Tuesday, June 12, 2007

Now Where Was I?

With so much discussion about Alzheimer's out there, it's no wonder we all worry a bit about that dire fate as we grow older. I can't think of much that is more frightening than to be in the beginning stages and know you're sliding down a slippery slope with no brakes to a destination beyond your ken. That's not even considering the anguish of the loved ones who have to cope as you forget who they are.

As a column-writing doctor pointed out a few years back, we tend to be over-sensitive to memory problems as we age. He stressed that our memory is probably NOT any worse than it has ever been -- we're just noticing the lapses more. I take comfort in that attitude because my memory muscle has never been all that well developed. I'm always tucking things away in a safe place and then forgetting where the place is. I usually find the missing item when I go looking for something else entirely.

When I was tending bar, I managed to train myself pretty well to remember the names of customers, although I found I could remember their regular drinks even better. In the beginning, though, glitches occurred in the most disconcerting manner. I remember a pair of truck drivers who used to come in for lunch all the time. Rocky and Kirby. Okay, I said to myself, that's easy. Rocky Road and Kirby vacuum cleaner. Got it.

Next time they wandered through the door, I cheerfully greeted them with, "Hi, Rocky! Hi, Hoover!" When I saw the jaw-dropped expressions on their faces, I knew I'd called up the wrong vacuum cleaner...and in my frantic attempt at recovery, all I could think of was Electrolux.

My most mortifying memory lapse, however, happened when youngest dotter was freshly hatched and home from the hospital. My neighbor, Lucy, called one day and said she and hubby were dying to see the latest addition and why don't I trot over for coffee and show and tell? That sounded good so, her older siblings in tow and Patti snuggled warm in blankets, off we went a-visiting. It was a lovely afternoon and much was made of the baby. Lucy's husband, a softy all the way, had taken charge of Her Infantness and wandered into the other room, cooing and conversing with her while Lucy and I caught up on the affairs of the neighborhood.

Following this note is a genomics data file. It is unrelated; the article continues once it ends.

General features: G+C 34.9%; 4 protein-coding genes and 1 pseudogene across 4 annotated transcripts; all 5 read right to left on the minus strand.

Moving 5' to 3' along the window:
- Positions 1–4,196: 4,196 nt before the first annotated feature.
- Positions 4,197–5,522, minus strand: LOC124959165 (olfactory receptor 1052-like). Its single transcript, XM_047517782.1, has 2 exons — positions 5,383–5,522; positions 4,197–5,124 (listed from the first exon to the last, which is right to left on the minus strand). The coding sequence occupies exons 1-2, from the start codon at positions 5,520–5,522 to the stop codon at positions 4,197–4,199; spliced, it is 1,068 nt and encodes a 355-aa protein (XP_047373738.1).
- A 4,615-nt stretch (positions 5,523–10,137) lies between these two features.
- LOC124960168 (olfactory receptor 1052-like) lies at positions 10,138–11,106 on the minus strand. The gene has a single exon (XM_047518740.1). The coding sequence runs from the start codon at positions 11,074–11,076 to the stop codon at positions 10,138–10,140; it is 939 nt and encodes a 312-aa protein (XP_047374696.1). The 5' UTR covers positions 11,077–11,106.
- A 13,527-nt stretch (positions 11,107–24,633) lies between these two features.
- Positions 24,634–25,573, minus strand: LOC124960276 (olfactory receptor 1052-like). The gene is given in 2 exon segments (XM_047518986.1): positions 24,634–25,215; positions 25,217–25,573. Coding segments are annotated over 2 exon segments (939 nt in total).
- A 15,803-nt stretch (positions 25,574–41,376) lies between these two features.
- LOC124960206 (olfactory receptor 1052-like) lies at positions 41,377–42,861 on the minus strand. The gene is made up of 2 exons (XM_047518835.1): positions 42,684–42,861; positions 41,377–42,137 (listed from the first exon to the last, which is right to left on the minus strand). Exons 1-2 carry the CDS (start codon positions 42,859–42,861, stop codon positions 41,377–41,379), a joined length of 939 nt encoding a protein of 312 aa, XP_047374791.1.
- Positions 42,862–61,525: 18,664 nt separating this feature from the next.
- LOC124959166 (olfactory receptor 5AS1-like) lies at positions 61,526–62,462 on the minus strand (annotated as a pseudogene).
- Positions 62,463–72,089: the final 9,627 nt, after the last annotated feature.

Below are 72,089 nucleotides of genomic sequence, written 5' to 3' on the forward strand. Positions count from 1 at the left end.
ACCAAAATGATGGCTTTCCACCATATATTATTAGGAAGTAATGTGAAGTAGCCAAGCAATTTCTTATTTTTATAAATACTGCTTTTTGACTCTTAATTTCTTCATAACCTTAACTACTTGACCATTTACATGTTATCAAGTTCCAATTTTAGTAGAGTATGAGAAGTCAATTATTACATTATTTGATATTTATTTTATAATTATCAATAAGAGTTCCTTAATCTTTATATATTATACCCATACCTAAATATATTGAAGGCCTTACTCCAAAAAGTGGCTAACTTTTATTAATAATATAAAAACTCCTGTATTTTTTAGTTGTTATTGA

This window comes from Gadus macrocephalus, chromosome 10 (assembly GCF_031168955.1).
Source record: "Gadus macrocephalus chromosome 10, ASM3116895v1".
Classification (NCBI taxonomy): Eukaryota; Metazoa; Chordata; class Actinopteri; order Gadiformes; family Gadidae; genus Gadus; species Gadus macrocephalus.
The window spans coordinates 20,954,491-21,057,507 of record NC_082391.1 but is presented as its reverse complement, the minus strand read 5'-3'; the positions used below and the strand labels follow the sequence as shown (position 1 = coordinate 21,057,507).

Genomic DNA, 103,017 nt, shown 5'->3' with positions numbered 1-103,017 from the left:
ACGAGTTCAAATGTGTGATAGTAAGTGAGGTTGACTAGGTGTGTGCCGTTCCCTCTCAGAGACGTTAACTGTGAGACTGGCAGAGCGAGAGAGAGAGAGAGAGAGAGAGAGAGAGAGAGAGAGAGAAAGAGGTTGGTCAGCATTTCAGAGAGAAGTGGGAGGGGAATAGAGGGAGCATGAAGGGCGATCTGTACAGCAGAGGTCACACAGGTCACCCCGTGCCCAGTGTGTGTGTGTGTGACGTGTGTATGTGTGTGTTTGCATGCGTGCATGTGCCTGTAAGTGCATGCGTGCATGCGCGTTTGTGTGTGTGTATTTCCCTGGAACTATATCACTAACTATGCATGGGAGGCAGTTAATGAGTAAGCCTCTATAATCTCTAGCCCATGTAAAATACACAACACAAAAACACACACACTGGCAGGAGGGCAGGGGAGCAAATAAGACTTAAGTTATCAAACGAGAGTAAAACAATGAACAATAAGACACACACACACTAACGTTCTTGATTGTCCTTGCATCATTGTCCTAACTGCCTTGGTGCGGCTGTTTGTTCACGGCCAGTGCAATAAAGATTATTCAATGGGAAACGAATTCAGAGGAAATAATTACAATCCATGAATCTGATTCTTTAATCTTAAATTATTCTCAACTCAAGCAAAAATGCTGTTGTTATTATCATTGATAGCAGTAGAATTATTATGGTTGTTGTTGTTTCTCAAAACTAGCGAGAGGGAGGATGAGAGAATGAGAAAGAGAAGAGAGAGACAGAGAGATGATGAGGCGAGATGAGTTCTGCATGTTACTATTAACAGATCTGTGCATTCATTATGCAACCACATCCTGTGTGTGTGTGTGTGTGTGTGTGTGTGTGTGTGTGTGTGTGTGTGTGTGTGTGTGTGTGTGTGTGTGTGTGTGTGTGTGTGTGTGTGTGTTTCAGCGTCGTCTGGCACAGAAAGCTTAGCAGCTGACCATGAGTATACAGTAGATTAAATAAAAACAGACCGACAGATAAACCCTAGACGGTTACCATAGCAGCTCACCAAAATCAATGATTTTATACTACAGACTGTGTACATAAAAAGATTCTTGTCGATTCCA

Suddenly I noticed the time and jumped up from the kitchen table. "Oops! Gotta get home and fix supper!" I grabbed the kids and off I went. There I was, flitting about the kitchen, trying to shake off an uneasy feeling that something just wasn't quite right. And it wasn't. About then, Lucy arrived at my door, holding Patti and sporting a wicked grin. "Are you missing anything?" she innocently asked.

Things like that can get you kicked out of the Good Mommy Club. Fortunately for me, other mothers have assured me they've committed the same lapse so I guess it's forgivable. As long as you don't try to move out of the state before the kid is returned.

This little jaunt down Untrustworthy Memory Lane didn't come out of the blue. A friend (thanks, Glo!) shared this delicious find from YouTube, featuring Tom Rush singing The Remember Song. To one degree or another, I suspect all of us can identify.

P.S. Oops! I almost forgot -- check the comments in the last post. Ralph came up with the perfect C-words for whiskey and sex. (grin) Thanks, Ralph!


Jo said...

Ah, Dee, yes, there are others that have forgotten their kid somewhere. I was driving kids on a field trip from the local elementary school for my 3rd son's class. I had a big 9-seater station wagon. I piled all the school kids in and took off. A mile or so down the street I realized that I had left my 3-year-old daughter outside on the sidewalk. I was in a panic and sped right back. Luckily, a teacher had noticed her and took her into the office. I felt so bad about that at the time. Now she and I have a good laugh about it.

bb said...

What a glorious way to start the morning! He was funny. So was the story of your missing dotter. :-)

Now if I can remember, Microsoft again told me I had updates. sigh

Ralph's comment was a hoot.

Bluenoser said...

Having had a memory like a sieve all my life, I am a list-maker of the first water! I always called it being 'absent minded'. But my mother died for Alsheimer's, and now I find myself being super-sensitive to my lapses and getting those little pangs of dread every time I lapse! I'm with ya, Dee! :)

Dee said...

Ah, Jo. Let our battle cry be, "Distracted Mommies Unite!"

That *was* a good way to start the morning, Bonnie. I found myself playing the video again, just for the grin.

CJ, I hear you. Now -- if I could just remember where I put my list!

Mage said...

Oh, that's simply delightful. G and I were slapping ourselves and laughing out loud. Tom Rush's song is a winner here.

We have been unable to get to our blogs here or to any friends blogs on Blogspot for the last three days. It's good to see you here. :)